The day the Titanic sank: the unsinkable ship

More than 100 years have passed since the Titanic accident and it continues to impact the world.

Photo: John Moore/Getty Images

On April 10, the RMS Titanic, one of the largest and most luxurious ocean liners ever built, departed Southampton, England.on her maiden voyage across the Atlantic Ocean.

The Titanic was designed by the Irish shipyard William Pirrie and built in Belfast, and it was thought to be the fastest ship in the world. It spanned 883 feet from stern to bow, and its hull was divided into 16 compartments that were supposed to be watertight. Because four of these compartments could be flooded without causing a critical loss of buoyancy, the Titanic was considered unsinkable.

After stopping in Cherbourg, France, and Queenstown, Ireland, to pick up some final passengers, the huge ship sped off toward New York City. However, just before midnight on April 14, the RMS Titanic failed to veer off course from an iceberg and ruptured at least five of her hull compartments. These compartments filled with water and pushed down the ship’s bow.

April 29, 1912: Commissioners in a dining room wait to attend the investigation into the sinking of the ‘Titanic’. (Press Agency/Getty Images)

Because the Titanic’s compartments were not capped at the top, water from the ruptured compartments filled each successive compartment, causing the bow to sink and the stern to rise to a nearly vertical position above the water. . The Titanic then split in half, and around 2:20 a.m. on April 15, the stern and bow sank to the bottom of the ocean.

Due to the shortage of lifeboats and the lack of satisfactory emergency procedures, more than 1,500 people sank on the sinking ship or froze to death in the icy waters of the North Atlantic. Most of the 700 survivors were women and children. Several notable American and British citizens died in the tragedy, including prominent British journalist William Thomas Stead and the heirs to the Straus, Astor and Guggenheim fortunes.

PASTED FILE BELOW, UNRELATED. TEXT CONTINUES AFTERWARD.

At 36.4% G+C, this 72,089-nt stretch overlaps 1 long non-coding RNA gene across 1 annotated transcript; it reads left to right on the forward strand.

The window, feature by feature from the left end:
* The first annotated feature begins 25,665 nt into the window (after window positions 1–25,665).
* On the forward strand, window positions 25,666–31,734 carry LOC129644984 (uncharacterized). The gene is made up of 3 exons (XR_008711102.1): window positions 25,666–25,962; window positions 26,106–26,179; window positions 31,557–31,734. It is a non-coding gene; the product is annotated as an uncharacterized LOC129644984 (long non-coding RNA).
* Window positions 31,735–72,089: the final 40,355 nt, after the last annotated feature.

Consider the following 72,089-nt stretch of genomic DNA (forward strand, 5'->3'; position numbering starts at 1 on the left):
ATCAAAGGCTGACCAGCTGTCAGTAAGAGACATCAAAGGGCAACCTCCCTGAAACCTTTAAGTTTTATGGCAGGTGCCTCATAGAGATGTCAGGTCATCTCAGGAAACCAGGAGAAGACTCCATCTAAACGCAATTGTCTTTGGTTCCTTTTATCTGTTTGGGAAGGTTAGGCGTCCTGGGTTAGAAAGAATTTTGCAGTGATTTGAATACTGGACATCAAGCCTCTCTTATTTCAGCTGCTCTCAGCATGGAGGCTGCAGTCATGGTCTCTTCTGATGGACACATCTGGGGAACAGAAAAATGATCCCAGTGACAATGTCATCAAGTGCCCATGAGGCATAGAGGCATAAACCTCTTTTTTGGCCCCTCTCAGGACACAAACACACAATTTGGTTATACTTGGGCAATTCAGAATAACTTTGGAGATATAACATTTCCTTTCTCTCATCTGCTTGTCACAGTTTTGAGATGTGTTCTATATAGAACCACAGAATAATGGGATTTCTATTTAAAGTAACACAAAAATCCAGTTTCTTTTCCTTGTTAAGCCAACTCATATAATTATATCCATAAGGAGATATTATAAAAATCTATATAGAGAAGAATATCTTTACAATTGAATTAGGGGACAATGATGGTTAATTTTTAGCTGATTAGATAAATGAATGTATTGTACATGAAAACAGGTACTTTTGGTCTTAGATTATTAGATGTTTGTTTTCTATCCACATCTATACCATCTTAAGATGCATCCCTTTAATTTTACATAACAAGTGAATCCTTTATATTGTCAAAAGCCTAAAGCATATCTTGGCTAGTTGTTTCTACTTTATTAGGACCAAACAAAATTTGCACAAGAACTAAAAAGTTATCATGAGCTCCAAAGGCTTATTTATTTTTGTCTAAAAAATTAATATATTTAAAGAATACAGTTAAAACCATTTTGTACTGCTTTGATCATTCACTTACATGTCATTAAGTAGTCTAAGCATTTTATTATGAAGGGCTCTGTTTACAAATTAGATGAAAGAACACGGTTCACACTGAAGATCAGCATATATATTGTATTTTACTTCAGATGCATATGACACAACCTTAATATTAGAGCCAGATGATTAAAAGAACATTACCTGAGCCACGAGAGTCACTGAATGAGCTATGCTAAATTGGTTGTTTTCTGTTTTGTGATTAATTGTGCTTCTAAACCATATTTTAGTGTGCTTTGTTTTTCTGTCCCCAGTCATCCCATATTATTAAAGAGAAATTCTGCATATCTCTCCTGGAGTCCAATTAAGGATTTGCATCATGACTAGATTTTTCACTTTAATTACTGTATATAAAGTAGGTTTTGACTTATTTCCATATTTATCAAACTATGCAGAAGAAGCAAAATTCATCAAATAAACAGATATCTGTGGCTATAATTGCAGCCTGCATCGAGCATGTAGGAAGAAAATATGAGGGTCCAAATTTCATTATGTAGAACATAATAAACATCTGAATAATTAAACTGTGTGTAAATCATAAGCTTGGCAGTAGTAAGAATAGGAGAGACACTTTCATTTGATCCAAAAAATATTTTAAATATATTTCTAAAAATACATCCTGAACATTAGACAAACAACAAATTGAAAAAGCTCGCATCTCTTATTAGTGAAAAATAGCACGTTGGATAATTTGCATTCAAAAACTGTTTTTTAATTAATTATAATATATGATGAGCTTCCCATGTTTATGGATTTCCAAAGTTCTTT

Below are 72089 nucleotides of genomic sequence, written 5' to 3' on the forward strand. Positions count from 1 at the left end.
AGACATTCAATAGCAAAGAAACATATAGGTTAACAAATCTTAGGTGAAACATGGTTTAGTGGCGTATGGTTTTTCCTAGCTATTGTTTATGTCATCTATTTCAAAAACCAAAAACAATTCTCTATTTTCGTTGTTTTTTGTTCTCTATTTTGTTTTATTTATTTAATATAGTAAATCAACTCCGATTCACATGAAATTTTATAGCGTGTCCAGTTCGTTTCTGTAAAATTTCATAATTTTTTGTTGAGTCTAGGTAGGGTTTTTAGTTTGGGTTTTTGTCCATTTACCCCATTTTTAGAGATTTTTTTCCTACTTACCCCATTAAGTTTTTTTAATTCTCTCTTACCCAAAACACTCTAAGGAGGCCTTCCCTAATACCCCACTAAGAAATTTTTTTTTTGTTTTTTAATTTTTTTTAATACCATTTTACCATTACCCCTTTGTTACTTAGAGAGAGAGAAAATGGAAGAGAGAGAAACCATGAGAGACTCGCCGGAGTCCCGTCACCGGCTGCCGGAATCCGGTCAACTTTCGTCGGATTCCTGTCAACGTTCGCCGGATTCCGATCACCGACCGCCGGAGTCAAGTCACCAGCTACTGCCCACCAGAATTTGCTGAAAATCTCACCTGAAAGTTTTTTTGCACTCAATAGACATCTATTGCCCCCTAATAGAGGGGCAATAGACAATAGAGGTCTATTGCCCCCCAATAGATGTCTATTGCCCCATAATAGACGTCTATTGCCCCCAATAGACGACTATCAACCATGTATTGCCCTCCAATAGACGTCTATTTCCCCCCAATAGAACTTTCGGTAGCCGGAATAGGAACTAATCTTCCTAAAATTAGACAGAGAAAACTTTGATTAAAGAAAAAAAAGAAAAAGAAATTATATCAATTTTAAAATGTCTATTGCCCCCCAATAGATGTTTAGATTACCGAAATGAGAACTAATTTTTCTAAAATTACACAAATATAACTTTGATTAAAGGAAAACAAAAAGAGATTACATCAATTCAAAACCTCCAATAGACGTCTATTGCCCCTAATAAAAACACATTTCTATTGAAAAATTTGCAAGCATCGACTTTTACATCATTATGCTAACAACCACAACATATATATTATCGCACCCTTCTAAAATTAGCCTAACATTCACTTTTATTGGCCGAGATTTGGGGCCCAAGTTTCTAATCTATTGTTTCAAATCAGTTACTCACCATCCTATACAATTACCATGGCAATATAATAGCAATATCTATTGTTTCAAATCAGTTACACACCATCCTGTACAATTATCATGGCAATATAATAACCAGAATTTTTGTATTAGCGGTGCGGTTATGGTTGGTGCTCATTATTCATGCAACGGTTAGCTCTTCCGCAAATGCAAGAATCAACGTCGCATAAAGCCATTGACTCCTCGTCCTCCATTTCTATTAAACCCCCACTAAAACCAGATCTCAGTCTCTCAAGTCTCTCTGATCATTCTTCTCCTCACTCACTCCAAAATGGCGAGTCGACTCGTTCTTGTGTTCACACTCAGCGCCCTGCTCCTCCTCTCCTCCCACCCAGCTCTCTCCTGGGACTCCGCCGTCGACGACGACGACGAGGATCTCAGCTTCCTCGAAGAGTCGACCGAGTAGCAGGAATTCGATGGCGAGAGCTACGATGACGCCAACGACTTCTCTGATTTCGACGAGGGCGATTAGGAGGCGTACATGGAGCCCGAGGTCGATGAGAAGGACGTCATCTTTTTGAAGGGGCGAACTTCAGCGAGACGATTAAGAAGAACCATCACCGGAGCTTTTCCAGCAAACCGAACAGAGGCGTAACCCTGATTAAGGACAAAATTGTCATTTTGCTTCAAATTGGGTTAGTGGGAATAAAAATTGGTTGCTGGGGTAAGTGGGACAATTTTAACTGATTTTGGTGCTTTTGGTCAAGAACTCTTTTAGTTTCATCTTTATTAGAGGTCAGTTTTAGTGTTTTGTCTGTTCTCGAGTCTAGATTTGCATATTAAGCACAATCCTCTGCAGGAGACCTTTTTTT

Circa 1912: The 1,500,000 White Star luxury liner ‘Titanic’, which sank on its maiden voyage to America in 1912. (Topical Press Agency/Getty Images)

An hour and 20 minutes after the Titanic sank, Cunard’s ocean liner Carpathia arrived. Survivors from lifeboats were brought aboard and a few more were pulled from the water. Later it was discovered that Leyland’s ocean liner Californian had been less than 20 miles away at the time of the accident, but he had not heard the Titanic’s distress signals because his radio operator was out of order.

The announcement of the details of the tragedy generated outrage in both sides of the Atlantic. In the aftermath of the disaster, the first International Convention for the Safety of Life at Sea was held in 1913. Rules were adopted requiring each ship to have lifeboat space for each person on board and for lifeboat drills to be conducted.

Survivors of the Titanic disaster are greeted by relatives as they return safely to Southampton. (Hulton Archive/Getty Images)

An International Ice Patrol was established to monitor icebergs in North Atlantic shipping lanes. Ships were also required to maintain 24-hour radio watch.

On September 1, 1985, a joint US-French expedition located the wreckage of the Titanic. at the bottom of the ocean at a depth of about 13,000 feet. The ship was explored by manned and unmanned submersibles, which shed new light on the details of her sinking.

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